4.  “Earthrise”

I have recently heard, for the first time, this sonic conceit taken to it’s most prog-logical conclusion by Rush, with the song “Cygnus X-1” from A Farewell To Kings.  A Farewell To Kings, for what it’s worth, was released in 1977, so Camel gets to claim dibs.

This song is the goods: starts with some chimes and wind effects, then some Moog, then some super-Seventies doubling of the melodic line with the guitar and keyboard, the bringing back the flutter of cymbals, the jangly guitar chords, and the Allman-Brothers riffs from earlier, and genuinely taking all of that straight to outer space.  Here the keyboard parts seem less pedestrian and more spacious; once the guitarist comes with his space rock solo about three-and-a-half minutes in and everything starts to boogie a bit for two or so minutes… something personal happens.

It sounds like music my friends and I made.  Just a tiny bit.  But oh, just enough.  I have to stop what I’m doing.

I usually write and edit an essay with the music playing in the background, waiting for my unoccupied subconscious mind to pick out themes and musical references.  And each time this part of this song came on I would go through a spiritual ritual that I have picked up through some books I’ve read; to wait for the fear and self-doubt to pass, I would say blessings for each one of them.  Out loud.  Five names, each a blessing, five times.  By then, the song was back to the guitar and keyboard doubling, and I was back to normal.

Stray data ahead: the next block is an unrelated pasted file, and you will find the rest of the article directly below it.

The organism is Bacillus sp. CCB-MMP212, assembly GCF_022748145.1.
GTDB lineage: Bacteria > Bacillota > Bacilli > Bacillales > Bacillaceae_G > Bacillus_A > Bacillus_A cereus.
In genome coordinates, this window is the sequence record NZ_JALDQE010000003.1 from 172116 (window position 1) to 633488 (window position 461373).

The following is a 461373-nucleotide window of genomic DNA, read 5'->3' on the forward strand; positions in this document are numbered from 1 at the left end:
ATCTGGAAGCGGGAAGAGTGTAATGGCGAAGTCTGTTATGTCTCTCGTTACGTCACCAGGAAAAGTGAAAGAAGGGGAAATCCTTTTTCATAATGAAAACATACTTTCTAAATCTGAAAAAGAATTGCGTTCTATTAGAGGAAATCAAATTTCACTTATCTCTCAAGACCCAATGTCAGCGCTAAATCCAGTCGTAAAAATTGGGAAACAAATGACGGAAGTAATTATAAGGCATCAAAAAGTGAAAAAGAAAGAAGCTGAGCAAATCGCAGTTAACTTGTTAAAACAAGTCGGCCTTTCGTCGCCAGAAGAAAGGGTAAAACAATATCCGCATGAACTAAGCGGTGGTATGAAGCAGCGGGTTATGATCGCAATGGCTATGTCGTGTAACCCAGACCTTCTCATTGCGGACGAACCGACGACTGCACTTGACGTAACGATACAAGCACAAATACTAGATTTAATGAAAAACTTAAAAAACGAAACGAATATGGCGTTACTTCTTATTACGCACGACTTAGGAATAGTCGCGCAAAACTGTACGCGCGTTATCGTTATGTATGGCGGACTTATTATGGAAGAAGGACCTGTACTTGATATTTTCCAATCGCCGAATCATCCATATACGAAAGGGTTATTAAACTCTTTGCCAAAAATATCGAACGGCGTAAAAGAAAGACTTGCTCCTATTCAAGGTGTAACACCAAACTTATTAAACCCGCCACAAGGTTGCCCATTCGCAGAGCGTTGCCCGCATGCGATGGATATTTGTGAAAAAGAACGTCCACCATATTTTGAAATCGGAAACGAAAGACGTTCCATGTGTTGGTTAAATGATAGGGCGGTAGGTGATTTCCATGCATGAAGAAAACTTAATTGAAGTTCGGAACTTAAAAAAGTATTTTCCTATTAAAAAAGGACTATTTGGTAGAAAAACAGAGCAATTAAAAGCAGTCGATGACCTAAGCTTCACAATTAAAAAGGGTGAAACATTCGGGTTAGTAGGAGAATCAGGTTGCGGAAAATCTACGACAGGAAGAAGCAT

The last time this happened was in the parking lot of a Burger King, stopping for

I know, I know… this isn’t the true “Team Camel” hat…

lunch in Nevada, MO.  Blessings for all of them in the space boogie, down the Arabic scale of the guitar.  Blessings for all of them.

BONUS TRIVIA: Rush would later do a song called “Earthshine”.  It kinda blows.